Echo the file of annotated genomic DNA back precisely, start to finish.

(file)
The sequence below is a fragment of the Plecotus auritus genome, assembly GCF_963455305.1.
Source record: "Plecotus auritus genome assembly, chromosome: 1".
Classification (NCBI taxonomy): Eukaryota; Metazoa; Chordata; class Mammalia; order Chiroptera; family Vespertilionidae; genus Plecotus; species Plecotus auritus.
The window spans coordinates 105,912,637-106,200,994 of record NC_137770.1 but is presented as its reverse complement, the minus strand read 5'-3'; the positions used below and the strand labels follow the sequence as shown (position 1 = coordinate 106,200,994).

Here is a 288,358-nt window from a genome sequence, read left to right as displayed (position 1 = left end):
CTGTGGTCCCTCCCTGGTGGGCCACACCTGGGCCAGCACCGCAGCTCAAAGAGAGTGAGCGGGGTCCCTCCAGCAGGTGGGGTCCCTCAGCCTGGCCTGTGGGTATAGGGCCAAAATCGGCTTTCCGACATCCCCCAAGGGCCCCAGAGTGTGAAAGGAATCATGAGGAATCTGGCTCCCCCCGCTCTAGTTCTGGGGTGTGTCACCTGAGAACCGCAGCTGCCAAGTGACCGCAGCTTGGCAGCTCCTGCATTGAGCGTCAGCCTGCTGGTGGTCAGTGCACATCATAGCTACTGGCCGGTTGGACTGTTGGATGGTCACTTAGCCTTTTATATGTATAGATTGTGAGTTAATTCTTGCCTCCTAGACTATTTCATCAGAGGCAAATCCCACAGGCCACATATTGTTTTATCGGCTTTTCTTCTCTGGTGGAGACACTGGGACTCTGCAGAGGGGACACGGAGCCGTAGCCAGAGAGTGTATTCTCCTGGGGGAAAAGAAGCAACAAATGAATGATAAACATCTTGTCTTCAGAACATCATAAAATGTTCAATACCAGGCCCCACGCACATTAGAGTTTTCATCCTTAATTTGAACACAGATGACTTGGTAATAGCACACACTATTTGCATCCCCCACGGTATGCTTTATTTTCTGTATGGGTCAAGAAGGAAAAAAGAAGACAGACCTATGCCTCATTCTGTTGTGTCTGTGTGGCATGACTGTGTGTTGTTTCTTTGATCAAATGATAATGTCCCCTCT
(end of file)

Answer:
The sequence below is a fragment of the Plecotus auritus genome, assembly GCF_963455305.1.
Source record: "Plecotus auritus genome assembly, chromosome: 1".
Classification (NCBI taxonomy): Eukaryota; Metazoa; Chordata; class Mammalia; order Chiroptera; family Vespertilionidae; genus Plecotus; species Plecotus auritus.
The window spans coordinates 105,912,637-106,200,994 of record NC_137770.1 but is presented as its reverse complement, the minus strand read 5'-3'; the positions used below and the strand labels follow the sequence as shown (position 1 = coordinate 106,200,994).

Here is a 288,358-nt window from a genome sequence, read left to right as displayed (position 1 = left end):
CTGTGGTCCCTCCCTGGTGGGCCACACCTGGGCCAGCACCGCAGCTCAAAGAGAGTGAGCGGGGTCCCTCCAGCAGGTGGGGTCCCTCAGCCTGGCCTGTGGGTATAGGGCCAAAATCGGCTTTCCGACATCCCCCAAGGGCCCCAGAGTGTGAAAGGAATCATGAGGAATCTGGCTCCCCCCGCTCTAGTTCTGGGGTGTGTCACCTGAGAACCGCAGCTGCCAAGTGACCGCAGCTTGGCAGCTCCTGCATTGAGCGTCAGCCTGCTGGTGGTCAGTGCACATCATAGCTACTGGCCGGTTGGACTGTTGGATGGTCACTTAGCCTTTTATATGTATAGATTGTGAGTTAATTCTTGCCTCCTAGACTATTTCATCAGAGGCAAATCCCACAGGCCACATATTGTTTTATCGGCTTTTCTTCTCTGGTGGAGACACTGGGACTCTGCAGAGGGGACACGGAGCCGTAGCCAGAGAGTGTATTCTCCTGGGGGAAAAGAAGCAACAAATGAATGATAAACATCTTGTCTTCAGAACATCATAAAATGTTCAATACCAGGCCCCACGCACATTAGAGTTTTCATCCTTAATTTGAACACAGATGACTTGGTAATAGCACACACTATTTGCATCCCCCACGGTATGCTTTATTTTCTGTATGGGTCAAGAAGGAAAAAAGAAGACAGACCTATGCCTCATTCTGTTGTGTCTGTGTGGCATGACTGTGTGTTGTTTCTTTGATCAAATGATAATGTCCCCTCT